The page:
More than a year into the COVID-19 pandemic, with the public school system in crisis and teachers’ unions hell-bent on preventing the return of students to the classroom, parents are clamoring for alternatives to the educational status quo. The state of Maine, meanwhile, is hell-bent on denying them those alternatives: The state, which has a tuition assistance program for students in towns without a public school, flatly bars students from using their aid to attend schools that offer religious instruction. A new petition filed with the U.S. Supreme Court seeks to change that.
Maine’s tradition of hostility toward religion is as old as the state itself. Yet the animus used to be reserved for a few unlucky faiths. In 1853, for example, 16 Catholic students were expelled from their public school in Ellsworth. Their offense? Under the counsel of their pastor, Father John Bapst, they refused to read from the King James — or Protestant — version of the Bible.
Bridget Donahoe challenged her expulsion, arguing that public school officials could not compel her to engage in Protestant religious exercises. Her case reached Maine’s highest court, but not before an anti-Catholic backlash swept Ellsworth. One of the town’s Catholic churches was bombed; the other, targeted with arson. Father Bapst’s bishop, fearing for the priest’s safety, ordered him to leave.
Several months later, Maine’s high court ruled against Bridget in an opinion dripping with anti-Catholic nativism. “Large masses of foreign population are among us, weak in the midst of our strength,” it asserted, and they must “imbibe the liberal spirit of our laws and institutions.” In “no other way” can that “be so readily and thoroughly accomplished,” the opinion concluded, “as through the medium of the public schools.”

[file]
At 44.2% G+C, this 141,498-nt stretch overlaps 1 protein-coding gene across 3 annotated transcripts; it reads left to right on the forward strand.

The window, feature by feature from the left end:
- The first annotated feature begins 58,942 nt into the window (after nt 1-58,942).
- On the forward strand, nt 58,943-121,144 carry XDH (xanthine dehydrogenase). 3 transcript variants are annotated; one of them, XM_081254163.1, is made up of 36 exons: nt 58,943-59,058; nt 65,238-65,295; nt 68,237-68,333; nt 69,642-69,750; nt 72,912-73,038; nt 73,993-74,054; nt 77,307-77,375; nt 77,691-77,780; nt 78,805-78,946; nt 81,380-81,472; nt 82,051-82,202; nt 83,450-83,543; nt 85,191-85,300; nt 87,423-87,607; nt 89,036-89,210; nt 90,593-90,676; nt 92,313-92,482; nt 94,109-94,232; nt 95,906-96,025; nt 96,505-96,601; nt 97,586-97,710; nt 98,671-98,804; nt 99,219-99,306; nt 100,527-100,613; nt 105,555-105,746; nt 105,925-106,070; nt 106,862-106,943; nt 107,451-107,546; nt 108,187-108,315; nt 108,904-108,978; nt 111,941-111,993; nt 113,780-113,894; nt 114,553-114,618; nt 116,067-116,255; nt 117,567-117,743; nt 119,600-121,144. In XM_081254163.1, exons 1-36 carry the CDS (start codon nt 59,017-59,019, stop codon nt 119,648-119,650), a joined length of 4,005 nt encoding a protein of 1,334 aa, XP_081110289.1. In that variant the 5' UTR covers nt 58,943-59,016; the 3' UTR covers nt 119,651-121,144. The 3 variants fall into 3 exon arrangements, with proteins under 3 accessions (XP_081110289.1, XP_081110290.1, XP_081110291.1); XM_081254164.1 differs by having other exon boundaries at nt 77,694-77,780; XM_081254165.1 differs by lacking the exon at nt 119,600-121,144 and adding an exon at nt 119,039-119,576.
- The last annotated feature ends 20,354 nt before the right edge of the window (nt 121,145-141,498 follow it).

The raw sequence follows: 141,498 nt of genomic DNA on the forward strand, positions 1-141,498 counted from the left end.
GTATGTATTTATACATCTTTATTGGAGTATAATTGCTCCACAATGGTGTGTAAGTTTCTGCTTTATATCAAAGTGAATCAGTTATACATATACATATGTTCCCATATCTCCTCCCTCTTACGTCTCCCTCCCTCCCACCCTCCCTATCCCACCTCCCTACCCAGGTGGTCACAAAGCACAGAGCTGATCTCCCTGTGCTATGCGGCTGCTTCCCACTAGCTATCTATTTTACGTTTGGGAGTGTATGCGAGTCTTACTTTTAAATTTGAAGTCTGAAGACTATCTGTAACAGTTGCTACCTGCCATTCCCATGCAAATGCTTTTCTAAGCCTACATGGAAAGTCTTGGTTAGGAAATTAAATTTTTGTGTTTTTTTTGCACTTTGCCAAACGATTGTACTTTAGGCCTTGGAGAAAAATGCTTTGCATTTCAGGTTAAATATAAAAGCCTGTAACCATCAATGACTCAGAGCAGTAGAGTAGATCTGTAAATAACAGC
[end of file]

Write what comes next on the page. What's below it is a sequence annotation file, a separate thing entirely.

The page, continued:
But many areas of Maine were — and still are — short on public schools to dispense the “liberal spirit.” Thus, the state has long operated a tuition assistance program. If a student lives in a school district that neither operates its own public high school nor contracts with a school to educate its resident children, the town must pay tuition for the student to attend the school of her parents’ choice. Families may choose public or private schools, whether inside Maine or outside the state.
Since 1980, however, Maine has prohibited families from choosing schools the state deems “sectarian” — specifically, those that offer religious instruction. The same state that banished Bridget Donahoe from a public school for adhering to her faith today prohibits students receiving tuition assistance from selecting private schools that align with their faith.
Seem unconstitutional? It is.
Read more at National Catholic Register